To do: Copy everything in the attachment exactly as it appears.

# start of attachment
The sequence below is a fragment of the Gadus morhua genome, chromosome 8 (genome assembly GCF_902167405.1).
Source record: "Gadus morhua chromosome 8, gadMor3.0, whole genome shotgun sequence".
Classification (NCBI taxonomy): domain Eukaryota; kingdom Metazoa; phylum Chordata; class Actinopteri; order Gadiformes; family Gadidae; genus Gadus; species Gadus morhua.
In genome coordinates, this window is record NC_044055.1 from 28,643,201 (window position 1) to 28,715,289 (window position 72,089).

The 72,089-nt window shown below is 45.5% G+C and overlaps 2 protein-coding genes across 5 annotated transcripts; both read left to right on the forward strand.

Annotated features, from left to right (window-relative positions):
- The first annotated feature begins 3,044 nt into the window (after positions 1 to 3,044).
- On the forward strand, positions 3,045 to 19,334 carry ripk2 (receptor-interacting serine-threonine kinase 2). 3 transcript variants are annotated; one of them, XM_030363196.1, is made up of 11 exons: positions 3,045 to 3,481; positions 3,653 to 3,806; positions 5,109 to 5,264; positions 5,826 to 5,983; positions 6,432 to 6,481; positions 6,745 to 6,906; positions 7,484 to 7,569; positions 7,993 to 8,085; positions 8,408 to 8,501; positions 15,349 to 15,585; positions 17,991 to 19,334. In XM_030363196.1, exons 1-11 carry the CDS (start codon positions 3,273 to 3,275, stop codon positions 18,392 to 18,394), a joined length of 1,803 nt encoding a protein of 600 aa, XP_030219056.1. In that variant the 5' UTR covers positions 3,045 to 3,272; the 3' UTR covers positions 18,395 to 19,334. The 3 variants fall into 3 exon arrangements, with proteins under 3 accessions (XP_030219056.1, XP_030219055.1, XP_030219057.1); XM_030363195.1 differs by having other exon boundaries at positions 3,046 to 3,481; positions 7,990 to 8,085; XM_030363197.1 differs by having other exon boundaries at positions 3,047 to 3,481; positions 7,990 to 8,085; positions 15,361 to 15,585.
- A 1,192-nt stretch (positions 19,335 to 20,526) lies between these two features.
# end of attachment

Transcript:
The sequence below is a fragment of the Gadus morhua genome, chromosome 8 (genome assembly GCF_902167405.1).
Source record: "Gadus morhua chromosome 8, gadMor3.0, whole genome shotgun sequence".
Classification (NCBI taxonomy): domain Eukaryota; kingdom Metazoa; phylum Chordata; class Actinopteri; order Gadiformes; family Gadidae; genus Gadus; species Gadus morhua.
In genome coordinates, this window is record NC_044055.1 from 28,643,201 (window position 1) to 28,715,289 (window position 72,089).

The 72,089-nt window shown below is 45.5% G+C and overlaps 2 protein-coding genes across 5 annotated transcripts; both read left to right on the forward strand.

Annotated features, from left to right (window-relative positions):
- The first annotated feature begins 3,044 nt into the window (after positions 1 to 3,044).
- On the forward strand, positions 3,045 to 19,334 carry ripk2 (receptor-interacting serine-threonine kinase 2). 3 transcript variants are annotated; one of them, XM_030363196.1, is made up of 11 exons: positions 3,045 to 3,481; positions 3,653 to 3,806; positions 5,109 to 5,264; positions 5,826 to 5,983; positions 6,432 to 6,481; positions 6,745 to 6,906; positions 7,484 to 7,569; positions 7,993 to 8,085; positions 8,408 to 8,501; positions 15,349 to 15,585; positions 17,991 to 19,334. In XM_030363196.1, exons 1-11 carry the CDS (start codon positions 3,273 to 3,275, stop codon positions 18,392 to 18,394), a joined length of 1,803 nt encoding a protein of 600 aa, XP_030219056.1. In that variant the 5' UTR covers positions 3,045 to 3,272; the 3' UTR covers positions 18,395 to 19,334. The 3 variants fall into 3 exon arrangements, with proteins under 3 accessions (XP_030219056.1, XP_030219055.1, XP_030219057.1); XM_030363195.1 differs by having other exon boundaries at positions 3,046 to 3,481; positions 7,990 to 8,085; XM_030363197.1 differs by having other exon boundaries at positions 3,047 to 3,481; positions 7,990 to 8,085; positions 15,361 to 15,585.
- A 1,192-nt stretch (positions 19,335 to 20,526) lies between these two features.